How I make my Cyannatypes: 7 steps
- I walk. I collect. I document. The herbarium is the archive of my walks (and memories).
- I select the most exquisite quality watercolor paper (100% cotton, 140Ib/300gm).
- With a hake brush, I hand-coat the paper in the dark with a chemical formula that only involves two compounds: ferric ammonium citrate and potassium ferricyanide.
- The paper is dried in the dark and stored in a light-proof bag until its use.
- When it's sunny I place the paper under a specimen from my herbarium and cover it with glass to avoid specimen displacements.
- The exposure takes a few minutes under the rays of the sun.
- Merely washing the exposed photogram turns the exposed areas into a vibrant Prussian blue and makes the cyanotype permanent.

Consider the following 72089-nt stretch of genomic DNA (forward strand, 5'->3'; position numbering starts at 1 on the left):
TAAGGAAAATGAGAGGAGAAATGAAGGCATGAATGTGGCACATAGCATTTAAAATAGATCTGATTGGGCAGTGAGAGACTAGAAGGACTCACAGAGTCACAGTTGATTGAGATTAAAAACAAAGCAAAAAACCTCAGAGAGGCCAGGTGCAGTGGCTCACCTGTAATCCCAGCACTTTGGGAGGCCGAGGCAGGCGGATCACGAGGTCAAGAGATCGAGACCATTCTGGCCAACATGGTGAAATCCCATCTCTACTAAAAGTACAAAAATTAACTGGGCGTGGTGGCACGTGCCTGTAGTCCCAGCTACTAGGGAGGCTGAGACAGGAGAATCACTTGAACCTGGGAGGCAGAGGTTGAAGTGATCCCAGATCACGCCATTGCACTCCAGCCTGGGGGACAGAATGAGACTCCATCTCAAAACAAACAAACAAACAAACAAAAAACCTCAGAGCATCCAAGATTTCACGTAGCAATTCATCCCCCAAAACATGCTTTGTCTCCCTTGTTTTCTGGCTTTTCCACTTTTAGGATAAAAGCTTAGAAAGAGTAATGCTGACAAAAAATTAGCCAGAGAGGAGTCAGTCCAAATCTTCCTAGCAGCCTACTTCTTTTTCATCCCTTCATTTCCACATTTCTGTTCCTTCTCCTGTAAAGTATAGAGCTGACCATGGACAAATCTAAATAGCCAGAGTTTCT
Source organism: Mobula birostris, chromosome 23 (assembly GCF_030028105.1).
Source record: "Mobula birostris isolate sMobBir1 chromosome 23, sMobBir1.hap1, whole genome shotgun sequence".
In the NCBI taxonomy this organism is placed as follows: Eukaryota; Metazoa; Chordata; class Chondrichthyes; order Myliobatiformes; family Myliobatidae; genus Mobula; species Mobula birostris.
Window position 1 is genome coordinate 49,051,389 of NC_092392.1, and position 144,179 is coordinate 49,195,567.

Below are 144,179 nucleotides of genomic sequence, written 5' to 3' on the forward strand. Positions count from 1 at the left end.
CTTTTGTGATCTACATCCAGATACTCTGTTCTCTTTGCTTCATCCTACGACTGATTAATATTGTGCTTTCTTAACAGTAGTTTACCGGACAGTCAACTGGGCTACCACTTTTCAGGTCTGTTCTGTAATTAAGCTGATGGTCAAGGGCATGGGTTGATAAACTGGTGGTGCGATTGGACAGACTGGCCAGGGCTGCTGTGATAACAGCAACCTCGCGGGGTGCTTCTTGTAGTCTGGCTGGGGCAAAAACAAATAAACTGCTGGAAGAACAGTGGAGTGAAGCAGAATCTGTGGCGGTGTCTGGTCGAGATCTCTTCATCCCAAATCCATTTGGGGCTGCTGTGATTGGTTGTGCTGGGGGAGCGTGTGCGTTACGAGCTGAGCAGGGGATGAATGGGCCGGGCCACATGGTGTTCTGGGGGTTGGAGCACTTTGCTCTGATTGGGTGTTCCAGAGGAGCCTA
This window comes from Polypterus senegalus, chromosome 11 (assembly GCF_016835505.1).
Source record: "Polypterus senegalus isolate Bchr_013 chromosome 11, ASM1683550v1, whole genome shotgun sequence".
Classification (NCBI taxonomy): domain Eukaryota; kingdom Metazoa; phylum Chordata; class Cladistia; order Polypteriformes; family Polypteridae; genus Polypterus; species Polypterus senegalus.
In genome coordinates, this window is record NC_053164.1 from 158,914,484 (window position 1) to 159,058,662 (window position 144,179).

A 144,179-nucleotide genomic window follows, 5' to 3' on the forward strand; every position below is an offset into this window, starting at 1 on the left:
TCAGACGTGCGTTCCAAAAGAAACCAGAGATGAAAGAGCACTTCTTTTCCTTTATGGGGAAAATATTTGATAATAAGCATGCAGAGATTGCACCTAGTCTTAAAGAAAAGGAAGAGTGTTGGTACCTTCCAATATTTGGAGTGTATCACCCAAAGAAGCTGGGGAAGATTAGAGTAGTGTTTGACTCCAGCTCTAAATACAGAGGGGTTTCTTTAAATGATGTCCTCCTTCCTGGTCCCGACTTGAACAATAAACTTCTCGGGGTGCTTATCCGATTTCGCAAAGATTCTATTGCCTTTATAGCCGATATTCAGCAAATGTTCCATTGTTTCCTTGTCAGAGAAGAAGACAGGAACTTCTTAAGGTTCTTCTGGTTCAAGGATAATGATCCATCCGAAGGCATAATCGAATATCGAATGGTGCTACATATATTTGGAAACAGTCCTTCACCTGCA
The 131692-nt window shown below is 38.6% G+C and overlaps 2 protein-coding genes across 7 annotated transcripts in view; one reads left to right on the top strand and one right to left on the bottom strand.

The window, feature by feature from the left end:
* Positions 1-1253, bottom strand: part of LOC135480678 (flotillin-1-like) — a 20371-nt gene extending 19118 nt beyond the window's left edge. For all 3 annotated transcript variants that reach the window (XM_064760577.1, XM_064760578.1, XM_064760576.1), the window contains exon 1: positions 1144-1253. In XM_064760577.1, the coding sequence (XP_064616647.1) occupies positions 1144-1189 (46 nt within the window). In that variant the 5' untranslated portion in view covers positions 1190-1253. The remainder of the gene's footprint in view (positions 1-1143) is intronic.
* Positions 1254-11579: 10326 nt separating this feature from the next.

What makes Cyannatypes so unique!
As long as the specimens are not broken (the loss of a small delicate part of a leaf or alga can occur while handling), the image can be repeated from one copy to the next.
However, the hand-coating and specimen placement are unique every time, creating a one-of-a-kind finished photogram. This results in slight variations to the photos shown, making each print unique. This is part of the beauty of cyanotypes!
Advice on the care of cyanotypes, it's magic!
The cyanotype process is among the most permanent of all photographic processes. However, cyanotypes are sensitive to alkalinity, and they should be stored in chemically neutral and unbuffered materials. Of course, I provide the appropriate archival supplies with each shipment!
Exposure to direct light should be avoided to prevent the image from fading, as well as excessive dryness. However, "faded" cyanotypes will regenerate if stored in the dark in moist conditions.